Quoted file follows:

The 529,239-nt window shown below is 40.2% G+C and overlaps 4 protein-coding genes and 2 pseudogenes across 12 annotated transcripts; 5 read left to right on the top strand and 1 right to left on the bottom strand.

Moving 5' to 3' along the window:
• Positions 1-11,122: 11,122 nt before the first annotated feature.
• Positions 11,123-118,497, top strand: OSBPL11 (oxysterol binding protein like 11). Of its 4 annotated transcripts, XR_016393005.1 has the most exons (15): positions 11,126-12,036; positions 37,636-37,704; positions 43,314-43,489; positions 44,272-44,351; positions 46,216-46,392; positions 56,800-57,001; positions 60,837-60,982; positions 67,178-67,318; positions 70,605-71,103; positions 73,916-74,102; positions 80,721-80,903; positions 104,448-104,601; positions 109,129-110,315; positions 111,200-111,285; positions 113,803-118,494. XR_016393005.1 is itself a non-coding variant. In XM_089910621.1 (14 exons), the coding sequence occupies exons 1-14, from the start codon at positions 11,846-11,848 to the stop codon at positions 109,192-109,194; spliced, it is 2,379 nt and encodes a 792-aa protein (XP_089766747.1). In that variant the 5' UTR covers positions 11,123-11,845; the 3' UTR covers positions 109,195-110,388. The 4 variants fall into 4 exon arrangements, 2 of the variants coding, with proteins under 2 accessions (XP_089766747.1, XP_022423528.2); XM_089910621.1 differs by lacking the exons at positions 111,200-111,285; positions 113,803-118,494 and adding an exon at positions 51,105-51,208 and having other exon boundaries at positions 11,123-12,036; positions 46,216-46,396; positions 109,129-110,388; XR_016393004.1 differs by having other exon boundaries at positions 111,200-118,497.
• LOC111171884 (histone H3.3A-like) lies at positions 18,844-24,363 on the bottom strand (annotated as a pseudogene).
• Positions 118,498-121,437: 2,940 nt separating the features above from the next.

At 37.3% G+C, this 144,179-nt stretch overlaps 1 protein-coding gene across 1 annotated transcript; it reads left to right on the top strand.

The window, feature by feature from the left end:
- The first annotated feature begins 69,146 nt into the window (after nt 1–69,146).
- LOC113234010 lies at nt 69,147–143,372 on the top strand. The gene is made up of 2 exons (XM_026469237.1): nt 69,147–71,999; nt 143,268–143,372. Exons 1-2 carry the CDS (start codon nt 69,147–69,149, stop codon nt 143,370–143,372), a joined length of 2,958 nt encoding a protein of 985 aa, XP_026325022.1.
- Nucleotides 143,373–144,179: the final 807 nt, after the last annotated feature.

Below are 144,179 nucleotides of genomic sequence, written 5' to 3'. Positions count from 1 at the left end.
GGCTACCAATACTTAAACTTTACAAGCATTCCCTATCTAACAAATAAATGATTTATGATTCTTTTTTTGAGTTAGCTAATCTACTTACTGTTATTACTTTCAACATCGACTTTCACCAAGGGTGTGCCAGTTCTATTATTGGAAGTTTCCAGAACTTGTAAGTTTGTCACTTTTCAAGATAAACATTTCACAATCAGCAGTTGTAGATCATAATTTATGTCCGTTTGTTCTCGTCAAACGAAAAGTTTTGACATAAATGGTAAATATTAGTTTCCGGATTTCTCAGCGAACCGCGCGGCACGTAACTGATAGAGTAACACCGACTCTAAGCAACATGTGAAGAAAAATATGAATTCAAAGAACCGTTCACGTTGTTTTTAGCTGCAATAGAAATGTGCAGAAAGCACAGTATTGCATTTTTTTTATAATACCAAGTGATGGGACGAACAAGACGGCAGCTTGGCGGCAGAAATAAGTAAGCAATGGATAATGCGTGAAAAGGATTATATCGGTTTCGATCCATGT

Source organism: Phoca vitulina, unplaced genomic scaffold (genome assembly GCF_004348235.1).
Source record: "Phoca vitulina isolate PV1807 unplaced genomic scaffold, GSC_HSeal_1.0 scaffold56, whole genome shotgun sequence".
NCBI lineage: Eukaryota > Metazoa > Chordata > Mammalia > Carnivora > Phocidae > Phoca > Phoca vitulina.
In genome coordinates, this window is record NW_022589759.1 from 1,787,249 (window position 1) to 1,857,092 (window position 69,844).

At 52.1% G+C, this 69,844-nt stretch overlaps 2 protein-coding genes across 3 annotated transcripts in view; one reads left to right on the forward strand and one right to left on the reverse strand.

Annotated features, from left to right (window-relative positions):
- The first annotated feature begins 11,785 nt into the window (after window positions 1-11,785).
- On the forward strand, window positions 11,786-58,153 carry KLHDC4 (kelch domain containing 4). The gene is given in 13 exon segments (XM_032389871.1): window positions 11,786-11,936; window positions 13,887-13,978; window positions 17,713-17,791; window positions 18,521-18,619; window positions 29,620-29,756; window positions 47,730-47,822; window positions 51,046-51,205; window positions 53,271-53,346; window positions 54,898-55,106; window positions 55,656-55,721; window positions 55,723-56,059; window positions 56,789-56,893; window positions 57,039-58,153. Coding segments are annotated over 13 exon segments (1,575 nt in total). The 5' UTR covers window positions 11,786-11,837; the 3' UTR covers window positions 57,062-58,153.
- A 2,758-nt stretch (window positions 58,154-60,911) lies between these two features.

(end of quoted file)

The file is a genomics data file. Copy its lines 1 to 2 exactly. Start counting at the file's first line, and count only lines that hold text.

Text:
The 529,239-nt window shown below is 40.2% G+C and overlaps 4 protein-coding genes and 2 pseudogenes across 12 annotated transcripts; 5 read left to right on the top strand and 1 right to left on the bottom strand.

Moving 5' to 3' along the window: